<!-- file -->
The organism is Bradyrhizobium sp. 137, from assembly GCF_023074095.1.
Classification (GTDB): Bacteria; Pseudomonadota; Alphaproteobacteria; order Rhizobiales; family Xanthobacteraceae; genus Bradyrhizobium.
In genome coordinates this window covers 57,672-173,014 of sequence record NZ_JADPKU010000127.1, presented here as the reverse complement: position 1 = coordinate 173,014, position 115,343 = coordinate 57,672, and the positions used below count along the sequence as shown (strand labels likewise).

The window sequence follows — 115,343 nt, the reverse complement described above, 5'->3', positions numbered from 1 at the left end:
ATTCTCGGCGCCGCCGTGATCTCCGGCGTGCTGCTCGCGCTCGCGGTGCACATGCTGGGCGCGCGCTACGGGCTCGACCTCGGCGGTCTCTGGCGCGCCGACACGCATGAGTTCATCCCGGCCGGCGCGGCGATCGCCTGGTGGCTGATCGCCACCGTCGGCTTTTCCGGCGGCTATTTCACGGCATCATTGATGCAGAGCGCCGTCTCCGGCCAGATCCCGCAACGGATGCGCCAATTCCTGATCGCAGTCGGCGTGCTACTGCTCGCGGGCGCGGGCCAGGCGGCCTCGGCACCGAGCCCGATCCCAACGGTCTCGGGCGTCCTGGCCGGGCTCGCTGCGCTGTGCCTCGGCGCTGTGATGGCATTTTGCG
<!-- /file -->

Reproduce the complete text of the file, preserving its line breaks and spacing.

The organism is Bradyrhizobium sp. 137, from assembly GCF_023074095.1.
Classification (GTDB): Bacteria; Pseudomonadota; Alphaproteobacteria; order Rhizobiales; family Xanthobacteraceae; genus Bradyrhizobium.
In genome coordinates this window covers 57,672-173,014 of sequence record NZ_JADPKU010000127.1, presented here as the reverse complement: position 1 = coordinate 173,014, position 115,343 = coordinate 57,672, and the positions used below count along the sequence as shown (strand labels likewise).

The window sequence follows — 115,343 nt, the reverse complement described above, 5'->3', positions numbered from 1 at the left end:
ATTCTCGGCGCCGCCGTGATCTCCGGCGTGCTGCTCGCGCTCGCGGTGCACATGCTGGGCGCGCGCTACGGGCTCGACCTCGGCGGTCTCTGGCGCGCCGACACGCATGAGTTCATCCCGGCCGGCGCGGCGATCGCCTGGTGGCTGATCGCCACCGTCGGCTTTTCCGGCGGCTATTTCACGGCATCATTGATGCAGAGCGCCGTCTCCGGCCAGATCCCGCAACGGATGCGCCAATTCCTGATCGCAGTCGGCGTGCTACTGCTCGCGGGCGCGGGCCAGGCGGCCTCGGCACCGAGCCCGATCCCAACGGTCTCGGGCGTCCTGGCCGGGCTCGCTGCGCTGTGCCTCGGCGCTGTGATGGCATTTTGCG